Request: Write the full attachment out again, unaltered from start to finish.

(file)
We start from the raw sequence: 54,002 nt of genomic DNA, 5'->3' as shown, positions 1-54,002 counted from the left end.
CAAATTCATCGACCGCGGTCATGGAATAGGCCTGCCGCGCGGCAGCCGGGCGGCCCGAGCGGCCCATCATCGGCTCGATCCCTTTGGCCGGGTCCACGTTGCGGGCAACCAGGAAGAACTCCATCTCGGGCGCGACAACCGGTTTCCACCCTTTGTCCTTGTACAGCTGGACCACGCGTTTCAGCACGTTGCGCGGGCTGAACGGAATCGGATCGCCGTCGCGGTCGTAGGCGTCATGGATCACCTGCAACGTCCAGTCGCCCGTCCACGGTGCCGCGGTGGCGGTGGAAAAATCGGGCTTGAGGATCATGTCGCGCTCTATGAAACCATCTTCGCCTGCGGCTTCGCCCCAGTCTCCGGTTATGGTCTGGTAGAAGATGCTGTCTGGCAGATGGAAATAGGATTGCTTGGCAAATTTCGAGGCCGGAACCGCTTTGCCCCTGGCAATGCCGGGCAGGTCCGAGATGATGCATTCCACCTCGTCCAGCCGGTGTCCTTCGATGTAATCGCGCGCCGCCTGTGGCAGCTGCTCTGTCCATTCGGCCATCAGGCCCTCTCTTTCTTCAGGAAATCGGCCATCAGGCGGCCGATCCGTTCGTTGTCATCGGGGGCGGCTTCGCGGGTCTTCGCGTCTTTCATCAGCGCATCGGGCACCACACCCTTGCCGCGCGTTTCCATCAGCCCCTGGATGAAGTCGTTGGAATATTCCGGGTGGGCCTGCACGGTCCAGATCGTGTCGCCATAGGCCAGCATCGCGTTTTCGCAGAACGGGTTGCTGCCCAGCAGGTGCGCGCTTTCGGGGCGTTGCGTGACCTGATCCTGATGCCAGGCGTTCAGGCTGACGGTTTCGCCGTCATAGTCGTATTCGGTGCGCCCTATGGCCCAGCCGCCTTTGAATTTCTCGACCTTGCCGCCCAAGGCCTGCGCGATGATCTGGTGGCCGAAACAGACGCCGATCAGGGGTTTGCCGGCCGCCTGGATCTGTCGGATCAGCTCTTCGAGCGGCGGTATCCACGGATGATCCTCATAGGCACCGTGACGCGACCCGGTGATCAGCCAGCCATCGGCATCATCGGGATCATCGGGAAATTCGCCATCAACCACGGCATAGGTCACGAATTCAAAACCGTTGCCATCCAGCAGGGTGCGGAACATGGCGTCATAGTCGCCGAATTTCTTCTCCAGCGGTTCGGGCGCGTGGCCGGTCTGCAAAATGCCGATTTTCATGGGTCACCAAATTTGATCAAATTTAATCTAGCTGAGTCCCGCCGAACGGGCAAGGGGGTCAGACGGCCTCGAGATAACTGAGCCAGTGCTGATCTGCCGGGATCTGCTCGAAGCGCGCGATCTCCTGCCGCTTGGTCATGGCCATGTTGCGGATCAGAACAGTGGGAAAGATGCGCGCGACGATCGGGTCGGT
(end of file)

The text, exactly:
We start from the raw sequence: 54,002 nt of genomic DNA, 5'->3' as shown, positions 1-54,002 counted from the left end.
CAAATTCATCGACCGCGGTCATGGAATAGGCCTGCCGCGCGGCAGCCGGGCGGCCCGAGCGGCCCATCATCGGCTCGATCCCTTTGGCCGGGTCCACGTTGCGGGCAACCAGGAAGAACTCCATCTCGGGCGCGACAACCGGTTTCCACCCTTTGTCCTTGTACAGCTGGACCACGCGTTTCAGCACGTTGCGCGGGCTGAACGGAATCGGATCGCCGTCGCGGTCGTAGGCGTCATGGATCACCTGCAACGTCCAGTCGCCCGTCCACGGTGCCGCGGTGGCGGTGGAAAAATCGGGCTTGAGGATCATGTCGCGCTCTATGAAACCATCTTCGCCTGCGGCTTCGCCCCAGTCTCCGGTTATGGTCTGGTAGAAGATGCTGTCTGGCAGATGGAAATAGGATTGCTTGGCAAATTTCGAGGCCGGAACCGCTTTGCCCCTGGCAATGCCGGGCAGGTCCGAGATGATGCATTCCACCTCGTCCAGCCGGTGTCCTTCGATGTAATCGCGCGCCGCCTGTGGCAGCTGCTCTGTCCATTCGGCCATCAGGCCCTCTCTTTCTTCAGGAAATCGGCCATCAGGCGGCCGATCCGTTCGTTGTCATCGGGGGCGGCTTCGCGGGTCTTCGCGTCTTTCATCAGCGCATCGGGCACCACACCCTTGCCGCGCGTTTCCATCAGCCCCTGGATGAAGTCGTTGGAATATTCCGGGTGGGCCTGCACGGTCCAGATCGTGTCGCCATAGGCCAGCATCGCGTTTTCGCAGAACGGGTTGCTGCCCAGCAGGTGCGCGCTTTCGGGGCGTTGCGTGACCTGATCCTGATGCCAGGCGTTCAGGCTGACGGTTTCGCCGTCATAGTCGTATTCGGTGCGCCCTATGGCCCAGCCGCCTTTGAATTTCTCGACCTTGCCGCCCAAGGCCTGCGCGATGATCTGGTGGCCGAAACAGACGCCGATCAGGGGTTTGCCGGCCGCCTGGATCTGTCGGATCAGCTCTTCGAGCGGCGGTATCCACGGATGATCCTCATAGGCACCGTGACGCGACCCGGTGATCAGCCAGCCATCGGCATCATCGGGATCATCGGGAAATTCGCCATCAACCACGGCATAGGTCACGAATTCAAAACCGTTGCCATCCAGCAGGGTGCGGAACATGGCGTCATAGTCGCCGAATTTCTTCTCCAGCGGTTCGGGCGCGTGGCCGGTCTGCAAAATGCCGATTTTCATGGGTCACCAAATTTGATCAAATTTAATCTAGCTGAGTCCCGCCGAACGGGCAAGGGGGTCAGACGGCCTCGAGATAACTGAGCCAGTGCTGATCTGCCGGGATCTGCTCGAAGCGCGCGATCTCCTGCCGCTTGGTCATGGCCATGTTGCGGATCAGAACAGTGGGAAAGATGCGCGCGACGATCGGGTCGGT